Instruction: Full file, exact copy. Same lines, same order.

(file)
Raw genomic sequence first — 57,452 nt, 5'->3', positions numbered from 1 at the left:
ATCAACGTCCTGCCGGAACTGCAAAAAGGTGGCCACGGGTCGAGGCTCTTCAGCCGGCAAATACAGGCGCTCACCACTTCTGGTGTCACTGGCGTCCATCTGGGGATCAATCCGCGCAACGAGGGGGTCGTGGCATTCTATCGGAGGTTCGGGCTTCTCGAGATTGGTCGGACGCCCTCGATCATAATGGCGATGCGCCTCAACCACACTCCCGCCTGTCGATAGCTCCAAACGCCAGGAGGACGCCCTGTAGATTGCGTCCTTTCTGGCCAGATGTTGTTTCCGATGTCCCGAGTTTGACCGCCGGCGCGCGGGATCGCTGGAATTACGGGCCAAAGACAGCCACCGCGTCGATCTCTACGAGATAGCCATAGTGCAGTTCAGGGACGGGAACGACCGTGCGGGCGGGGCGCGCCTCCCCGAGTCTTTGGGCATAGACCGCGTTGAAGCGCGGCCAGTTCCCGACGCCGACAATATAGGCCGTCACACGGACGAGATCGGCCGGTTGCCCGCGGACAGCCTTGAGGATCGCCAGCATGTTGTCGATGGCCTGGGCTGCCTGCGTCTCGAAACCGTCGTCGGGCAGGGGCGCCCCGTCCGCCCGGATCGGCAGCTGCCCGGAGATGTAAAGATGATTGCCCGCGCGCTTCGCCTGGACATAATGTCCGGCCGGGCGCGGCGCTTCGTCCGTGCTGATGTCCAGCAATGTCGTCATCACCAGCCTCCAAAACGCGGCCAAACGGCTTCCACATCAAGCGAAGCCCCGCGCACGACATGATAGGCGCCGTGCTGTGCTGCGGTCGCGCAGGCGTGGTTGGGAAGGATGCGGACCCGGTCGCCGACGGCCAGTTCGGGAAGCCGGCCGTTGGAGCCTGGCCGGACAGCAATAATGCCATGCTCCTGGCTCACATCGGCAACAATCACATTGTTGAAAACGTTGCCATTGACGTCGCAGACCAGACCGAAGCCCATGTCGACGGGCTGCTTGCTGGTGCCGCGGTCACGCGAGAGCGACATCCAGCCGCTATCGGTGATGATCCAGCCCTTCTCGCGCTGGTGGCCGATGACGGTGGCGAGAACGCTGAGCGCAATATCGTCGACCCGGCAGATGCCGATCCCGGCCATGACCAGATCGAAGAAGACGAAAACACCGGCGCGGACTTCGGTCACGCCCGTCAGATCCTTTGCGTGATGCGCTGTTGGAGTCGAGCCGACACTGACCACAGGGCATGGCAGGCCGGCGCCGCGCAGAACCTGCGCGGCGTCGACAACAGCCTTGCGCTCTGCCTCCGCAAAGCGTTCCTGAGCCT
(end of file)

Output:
Raw genomic sequence first — 57,452 nt, 5'->3', positions numbered from 1 at the left:
ATCAACGTCCTGCCGGAACTGCAAAAAGGTGGCCACGGGTCGAGGCTCTTCAGCCGGCAAATACAGGCGCTCACCACTTCTGGTGTCACTGGCGTCCATCTGGGGATCAATCCGCGCAACGAGGGGGTCGTGGCATTCTATCGGAGGTTCGGGCTTCTCGAGATTGGTCGGACGCCCTCGATCATAATGGCGATGCGCCTCAACCACACTCCCGCCTGTCGATAGCTCCAAACGCCAGGAGGACGCCCTGTAGATTGCGTCCTTTCTGGCCAGATGTTGTTTCCGATGTCCCGAGTTTGACCGCCGGCGCGCGGGATCGCTGGAATTACGGGCCAAAGACAGCCACCGCGTCGATCTCTACGAGATAGCCATAGTGCAGTTCAGGGACGGGAACGACCGTGCGGGCGGGGCGCGCCTCCCCGAGTCTTTGGGCATAGACCGCGTTGAAGCGCGGCCAGTTCCCGACGCCGACAATATAGGCCGTCACACGGACGAGATCGGCCGGTTGCCCGCGGACAGCCTTGAGGATCGCCAGCATGTTGTCGATGGCCTGGGCTGCCTGCGTCTCGAAACCGTCGTCGGGCAGGGGCGCCCCGTCCGCCCGGATCGGCAGCTGCCCGGAGATGTAAAGATGATTGCCCGCGCGCTTCGCCTGGACATAATGTCCGGCCGGGCGCGGCGCTTCGTCCGTGCTGATGTCCAGCAATGTCGTCATCACCAGCCTCCAAAACGCGGCCAAACGGCTTCCACATCAAGCGAAGCCCCGCGCACGACATGATAGGCGCCGTGCTGTGCTGCGGTCGCGCAGGCGTGGTTGGGAAGGATGCGGACCCGGTCGCCGACGGCCAGTTCGGGAAGCCGGCCGTTGGAGCCTGGCCGGACAGCAATAATGCCATGCTCCTGGCTCACATCGGCAACAATCACATTGTTGAAAACGTTGCCATTGACGTCGCAGACCAGACCGAAGCCCATGTCGACGGGCTGCTTGCTGGTGCCGCGGTCACGCGAGAGCGACATCCAGCCGCTATCGGTGATGATCCAGCCCTTCTCGCGCTGGTGGCCGATGACGGTGGCGAGAACGCTGAGCGCAATATCGTCGACCCGGCAGATGCCGATCCCGGCCATGACCAGATCGAAGAAGACGAAAACACCGGCGCGGACTTCGGTCACGCCCGTCAGATCCTTTGCGTGATGCGCTGTTGGAGTCGAGCCGACACTGACCACAGGGCATGGCAGGCCGGCGCCGCGCAGAACCTGCGCGGCGTCGACAACAGCCTTGCGCTCTGCCTCCGCAAAGCGTTCCTGAGCCT